I love the country sound in there. I was listening to the album and some of the pedal steel and I’m like “yeah, pedal steel!”

[Laughs] That’s awesome. Yeah, it’s my favorite sound I think. It sounds so cosmic, like it’s from outer space or something, you know.

Were there any specific artists you were listening to when you recording this album?

Early on I listened to a lot of Eddie Kendricks, and Curtis Mayfield obviously, Parliament Funkadelic, that stuff. I did the William Onyeabor thing and he had a big influence on this record and really all of my music. Flying Burrito Brothers were a pretty big one, the Birds, I guess you’ve heard of their country record…. A lot of that kind of stuff, a lot of roots reggae, the Jamaican band The In Crowd influenced the band, you know Sudanese music, Ethiopian music, a lot of African psychedelic music from the ‘70s.

I definitely agree, I heard a bunch of Ethiopian stuff, a lot of Sudanese music. And as far as I can tell there was a lot of cool and there was a lot of intensity, I thought.

Yeah, it’s really dramatic and romantic. Sudanese music is really weird but it’s also really interesting because the music in Sudan is made the same way I make music: It draws from all different kinds of music and makes something that is uniquely its own. So a lot of influence from the Middle East, from East Africa, Somalia and Ethiopia, Indian music and reggae music. And our classical West African music. So when you listen to what you can hear these little pieces and parts of the music, ultimately I think it turns into this really dramatic thing, and the instruments kind of sing as if they were a lead vocalist, and they sing with a lot of energy and a lot of emotion.

Also I think it’s cool because there’s a lot of American soul influence in that music, and you’ve been bringing it back into that context a little bit.

I think a lot of that came from me wanting to sing because a lot of the music I listen to doesn’t have vocals and if it does it’s a very plain-Jane kind of thing. But soul singers and r&b singers kind of have to really sell what they’re saying and that ends up being the song. And that’s where Eddie Kendricks and Parliament Funkadelic influence came from. There’s a specific Parliament Funkadelic record that’s called America Eats Its Young where I feel like George Clinton sings on that record and it’s so interesting, different and crazy, really compared to any rock music or r&b or soul music ever. He blends all these different kinds of influences and there’s even pedal steel on that record too. The way that he sings about and projects what he’s feeling is really, really amazing.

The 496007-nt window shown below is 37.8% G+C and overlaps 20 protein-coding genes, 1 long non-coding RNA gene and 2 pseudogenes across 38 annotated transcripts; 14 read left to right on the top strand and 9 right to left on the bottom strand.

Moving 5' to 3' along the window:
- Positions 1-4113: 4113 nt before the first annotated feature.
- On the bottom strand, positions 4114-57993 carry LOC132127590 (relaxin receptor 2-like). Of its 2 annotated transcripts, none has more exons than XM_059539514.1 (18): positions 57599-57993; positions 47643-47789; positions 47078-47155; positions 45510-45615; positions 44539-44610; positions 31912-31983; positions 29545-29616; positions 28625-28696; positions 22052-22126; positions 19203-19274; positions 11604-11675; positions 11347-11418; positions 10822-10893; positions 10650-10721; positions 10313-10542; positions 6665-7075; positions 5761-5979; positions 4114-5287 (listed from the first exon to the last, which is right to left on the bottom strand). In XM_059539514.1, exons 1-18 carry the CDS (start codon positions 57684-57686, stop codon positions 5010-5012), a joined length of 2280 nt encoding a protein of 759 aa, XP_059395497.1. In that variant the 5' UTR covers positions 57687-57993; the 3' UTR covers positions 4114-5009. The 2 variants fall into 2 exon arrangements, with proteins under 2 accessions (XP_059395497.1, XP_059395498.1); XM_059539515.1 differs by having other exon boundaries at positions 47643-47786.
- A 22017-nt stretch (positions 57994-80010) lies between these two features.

I saw you at the Onyeabor show at BAM [2014]. How did you get hooked up with that?

In 2013 I played with Femi Kuti and Sinkane at SummerStage, Eric Welles-Nystrom and Yale Evelev from Luaka Bop were there because they were filming the William Onyeabor documentary and they wanted to interview Femi. So they were all backstage and they finished interviewing Femi and they came out and they asked me if I knew William Onyeabor. Obviously I knew who he was, I mean he was such a huge influence on my music and I was so surprised that someone was doing a documentary on him when there was hardly anything on the Internet about him at all. So I was like, that’s fascinating, we kind of talked about it for a while and he asked me if I wanted to have lunch someday and talk about the project and when I did they asked me if I wanted to be involved with a live show and so I instantly said yes and went to the band, frantically saying this is gonna be great and this is fantastic. This is probably one of the greatest achievements I‘ve ever accomplished.

Was any of that recorded, is there a record available?

Of our live show? No. I mean there’s video footage and studio recordings. I think he’s working on studio recordings…

Who is? William Onyeabor?

Yeah.

Woah, that’s interesting.

Yeah, I mean I don’t know much about it but I think he’s working on new stuff.

Cool. I mean, I couldn’t really get a sense of how he was part of the William Onyeabor Luaka Bop stuff.

Yeah, he wasn’t really involved in anything. I mean he doesn’t really wanna talk about music at all. But he’s a pretty devout born-again Christian and all he wants to do is talk about Jesus. And the new music he’s working on is gonna be Christian music you know. It’s really interesting because in talking to the Luaka Bop guys about it I get the sense that music wasn’t a thing he did because he wanted to play music. It was a thing he wanted to do because it’s been a great business adventure for him. He talks about how he accomplished things on a business level not that he created this really amazing, profound, ahead-of-its time music. You know I feel like the talent side is something that he just allows to be and seek for itself, you know. But the challenge for him was to create this business venture. I think that’s all he really cares about.

How did you get into his music?

From a Luaka Bop compilation actually World Psychedelic Classics, Vol. Three, that was a real thing, “Better Change Your Mind” was on there and it stuck out like a shining beacon compared to the rest of the songs on the album. Every song on that record is great but that particular one was amazing. And it reminded me a lot of myself and how I wanted make music, and to blend African and American influences together, but also transcend them and make something truly unique. So that was the first time I heard about him and ever since then I’ve tried to scour the Internet to find anything else.

Well, I think that’s about it. Thank you so much for taking the time to talk. I really appreciate it.